This even happened to Jesus… as he got deeper into his descriptions of what it really means to follow God, as he got into the struggle, as he got really deep into life-changing gospel, John says “many of his disciples turned back and no longer went about with him…”
This leads to a very vulnerable moment where Jesus asks his closest friends,
“Do you also wish to go away?”
Peter says, “Lord to whom can we go? You have the words of eternal life. We have come to trust and know that you are the Holy One of God.”
Jesus is in this struggle with them so for now, they are in it too—they’re all in…

Paul, follower of Jesus, writes: “For our struggle is… against the spiritual forces of evil.
Therefore take up the whole armor of God, so that you may be able to withstand on that evil day…” The armor? Well, it’s not chain mail or guns or tasers or nuclear arsenals… all these weapons are nonviolent:
The belt of truth, the breastplate of righteousness…
Shoes… whatever will make you ready to proclaim the gospel of peace.
The shield of faith… that quenches all the flaming arrows of the evil one.
The helmet of salvation, and the sword of the Spirit… which is the word of God.
Notice that because this is a spiritual struggle, nearly all the garments mentioned are defensive, protecting you from whatever might be hurled your way in life…

One, maybe two, items are for our part in the struggle…
1) “shoes” that make us ready to proclaim peace and
2) the “sword of the Spirit”… God’s words in us (not to use as a “weapon,” as we’ve come to know some judgmental types of Christians do… but) to keep us alert to God’s continuing presence, guidance, and help us persevere.

These words in Ephesians start to sound a lot like the Suffrage movement.
Madelyn Hanson, the incredibly enthusiastic historian who brought this celebration to us, has pointed out that U.S. women have had the vote for less than 100 years, and it was and has been a phenomenal struggle to get those rights and to keep things moving in this expansive direction.
This is how we fight when our struggle is not just for us, when it is for our daughter’s daughters, for all our children and grandchildren, when we realize that we are really one body and God’s gifts of truth, righteousness, peace, faith and salvation give us what we need for the struggle… through freedom for the oppressed, freedom comes to all.

Are we in for the struggle? Oh, I hope so… but if we’re not sure, here’s what we can know for sure. That Christ, who knows what it is to be abandoned will never leave us.
That none other than Paul invited us to clothe ourselves in spiritual practices to help us persevere… and that so many Women—Sojourner Truth and Harriet Tubman, Elizabeth Cody Stanton, Rev. Dr. Anna Howard Shaw, and Rev. Olympia Brown, Aretha Franklin and Mary Church Terrell, and our mothers and grandmothers, godmothers and aunties, teachers and mentors that we’ll remember in just a few moments… all these faithful women have lit the way for us.

Are we in for the struggle? Well, where else would we go?
It’s here that we have come to trust and know the Holy One.
It’s here in the struggle, with Christ, where we taste life.
It’s here that Spirit clothes us so we can persevere.

A few more quotes:

Helen Keller, explaining her stance in an article called “Why Men Need Women[’s] Suffrage,” wrote: “There are no such things as divine, immutable or inalienable rights. Rights are things we get when we are strong enough to make good our claim to them.[6]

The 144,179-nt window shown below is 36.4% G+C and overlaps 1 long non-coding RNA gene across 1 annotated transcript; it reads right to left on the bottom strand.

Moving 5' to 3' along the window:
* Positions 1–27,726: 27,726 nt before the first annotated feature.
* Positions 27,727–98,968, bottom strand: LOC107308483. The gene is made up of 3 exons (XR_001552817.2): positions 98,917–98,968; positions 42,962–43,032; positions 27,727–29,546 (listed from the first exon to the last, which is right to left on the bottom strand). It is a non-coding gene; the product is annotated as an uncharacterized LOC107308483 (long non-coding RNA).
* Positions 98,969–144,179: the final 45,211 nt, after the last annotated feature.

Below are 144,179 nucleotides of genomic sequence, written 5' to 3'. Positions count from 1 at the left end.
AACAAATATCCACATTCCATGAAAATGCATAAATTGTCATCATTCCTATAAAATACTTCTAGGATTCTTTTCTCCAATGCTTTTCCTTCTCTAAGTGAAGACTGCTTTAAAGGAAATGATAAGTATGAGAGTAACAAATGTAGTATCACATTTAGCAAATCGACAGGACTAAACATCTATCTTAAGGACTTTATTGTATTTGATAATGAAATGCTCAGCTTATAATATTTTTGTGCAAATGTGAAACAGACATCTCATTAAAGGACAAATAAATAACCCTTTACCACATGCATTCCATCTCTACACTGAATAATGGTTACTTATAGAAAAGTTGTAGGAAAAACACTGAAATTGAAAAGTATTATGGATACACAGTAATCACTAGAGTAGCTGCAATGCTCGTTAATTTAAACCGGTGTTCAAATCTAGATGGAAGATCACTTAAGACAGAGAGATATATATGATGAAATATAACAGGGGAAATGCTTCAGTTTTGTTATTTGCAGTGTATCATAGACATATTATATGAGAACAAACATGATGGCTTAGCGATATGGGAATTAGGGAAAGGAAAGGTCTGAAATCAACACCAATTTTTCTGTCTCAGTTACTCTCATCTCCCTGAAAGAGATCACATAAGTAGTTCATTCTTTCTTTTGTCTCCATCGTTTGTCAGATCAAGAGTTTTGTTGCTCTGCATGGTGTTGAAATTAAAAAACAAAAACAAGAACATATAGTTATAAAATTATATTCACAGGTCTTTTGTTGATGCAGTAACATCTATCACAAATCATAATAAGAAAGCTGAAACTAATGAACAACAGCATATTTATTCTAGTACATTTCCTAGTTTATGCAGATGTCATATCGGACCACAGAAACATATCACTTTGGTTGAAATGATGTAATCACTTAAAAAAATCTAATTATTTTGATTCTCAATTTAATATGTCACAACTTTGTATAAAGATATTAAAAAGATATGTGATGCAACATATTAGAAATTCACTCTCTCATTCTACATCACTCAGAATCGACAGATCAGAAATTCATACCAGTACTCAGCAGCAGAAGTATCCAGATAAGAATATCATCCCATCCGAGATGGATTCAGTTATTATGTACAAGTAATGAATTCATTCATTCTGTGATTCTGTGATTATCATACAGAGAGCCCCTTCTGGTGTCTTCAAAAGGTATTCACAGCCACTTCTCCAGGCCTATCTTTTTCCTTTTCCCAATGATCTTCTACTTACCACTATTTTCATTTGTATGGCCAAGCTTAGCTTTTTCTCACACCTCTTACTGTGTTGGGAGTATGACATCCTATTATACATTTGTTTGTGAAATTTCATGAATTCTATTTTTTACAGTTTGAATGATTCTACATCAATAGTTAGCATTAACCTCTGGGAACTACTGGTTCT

How can this Congress, which voted for war to make the world safe for democracy not allow women this small measure of democracy.Jeannette Rankin, to the House of Representatives (1918), in Louise Bernikow, The American Women's Almanac(1997)
Emmeline Pankhurst put it this way: “We woman suffragists have a great mission — the greatest mission the world has ever known. It is to free half the human race, and through that freedom to save the rest.[7]
A gentleman opposed to their enfranchisement once said to me, 'Women have never produced anything of any value to the world.' I told him the chief product of the women had been the men, and left it to him to decide whether the product was of any value.Anna Howard Shaw, in Susan B. Anthony and Ida Husted Harper, eds., History of Woman Suffrage, vol. 4 (1902)
"Those who may read this will think it strange that I could only find a field in run-down or comatose churches, but they must remember that the pulpits of all the prosperous churches were already occupied by men, and were looked forward to as the goal of all the young men coming into the ministry with whom I, at first the only woman preacher in the denomination, had to compete. All I could do was to take some place that had been abandoned by others and make something of it, and this I was only too glad to do." - Olympia Brown[8]

Though the suffrage movement was fraught with its own problems, including racial inequalities, leaders of the movement hoped suffrage would one day seem entirely unproblematic for American culture. The fact that women’s suffrage is something so obvious for Americans today was precisely what Susan B. Anthony wanted, [Allison] Lange explains.
“[Susan B. Anthony’s] goal was that in 80 years, no one would understand why women worked so hard to gain the right to vote,” she says, “and that would be representative of the success of their movement rather than a negative thing.”[9]

[1] Songwriters: Richard M. Sherman / Robert B. Sherman, Sister Suffragette lyrics © Walt Disney Music Compan
Sung in the movie Mary Poppins by Glynis Johns
[2] Quote from Victoria Brown,
[3] Margaret Case Harriman, From Pinafores to Politics  (1923),
[4] Mary Church Terrell, Advocate for Racial and Gender Justice,
[6] Helen Keller, "Why Men Need Women Suffrage," New York Call (1915),
[7] Emmeline Pankhurst speech, "I Incite This Meeting to Rebellion" (1912),
[9] On Women’s Equality Day, Here are Are 3 Things to Know About the Suffrage Movement, by Rachel E. Greenspan, quoting Allison Lange, an assistant professor of history at Wentworth Institute of Technology, August 24, 2018.